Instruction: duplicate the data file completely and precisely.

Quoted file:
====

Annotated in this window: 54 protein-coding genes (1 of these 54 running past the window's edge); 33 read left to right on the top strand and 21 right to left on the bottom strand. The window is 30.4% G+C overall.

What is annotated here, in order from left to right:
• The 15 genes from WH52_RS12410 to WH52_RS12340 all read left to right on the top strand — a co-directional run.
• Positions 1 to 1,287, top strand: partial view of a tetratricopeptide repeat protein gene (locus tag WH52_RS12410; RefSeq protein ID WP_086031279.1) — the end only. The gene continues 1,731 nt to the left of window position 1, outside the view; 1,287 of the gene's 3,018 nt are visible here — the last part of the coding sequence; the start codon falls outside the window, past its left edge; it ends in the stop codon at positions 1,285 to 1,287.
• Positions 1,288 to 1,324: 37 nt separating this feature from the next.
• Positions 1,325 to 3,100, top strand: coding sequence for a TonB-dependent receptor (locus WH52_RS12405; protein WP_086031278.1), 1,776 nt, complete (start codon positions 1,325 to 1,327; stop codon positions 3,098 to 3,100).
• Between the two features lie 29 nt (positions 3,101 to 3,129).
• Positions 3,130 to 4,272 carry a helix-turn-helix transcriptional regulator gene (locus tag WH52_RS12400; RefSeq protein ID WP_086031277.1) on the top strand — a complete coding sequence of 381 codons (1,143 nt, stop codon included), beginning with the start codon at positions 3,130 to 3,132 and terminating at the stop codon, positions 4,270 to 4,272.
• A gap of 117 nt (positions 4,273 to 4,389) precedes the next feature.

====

Annotated in this window: 54 protein-coding genes (1 of these 54 running past the window's edge); 33 read left to right on the top strand and 21 right to left on the bottom strand. The window is 30.4% G+C overall.

What is annotated here, in order from left to right:
• The 15 genes from WH52_RS12410 to WH52_RS12340 all read left to right on the top strand — a co-directional run.
• Positions 1 to 1,287, top strand: partial view of a tetratricopeptide repeat protein gene (locus tag WH52_RS12410; RefSeq protein ID WP_086031279.1) — the end only. The gene continues 1,731 nt to the left of window position 1, outside the view; 1,287 of the gene's 3,018 nt are visible here — the last part of the coding sequence; the start codon falls outside the window, past its left edge; it ends in the stop codon at positions 1,285 to 1,287.
• Positions 1,288 to 1,324: 37 nt separating this feature from the next.
• Positions 1,325 to 3,100, top strand: coding sequence for a TonB-dependent receptor (locus WH52_RS12405; protein WP_086031278.1), 1,776 nt, complete (start codon positions 1,325 to 1,327; stop codon positions 3,098 to 3,100).
• Between the two features lie 29 nt (positions 3,101 to 3,129).
• Positions 3,130 to 4,272 carry a helix-turn-helix transcriptional regulator gene (locus tag WH52_RS12400; RefSeq protein ID WP_086031277.1) on the top strand — a complete coding sequence of 381 codons (1,143 nt, stop codon included), beginning with the start codon at positions 3,130 to 3,132 and terminating at the stop codon, positions 4,270 to 4,272.
• A gap of 117 nt (positions 4,273 to 4,389) precedes the next feature.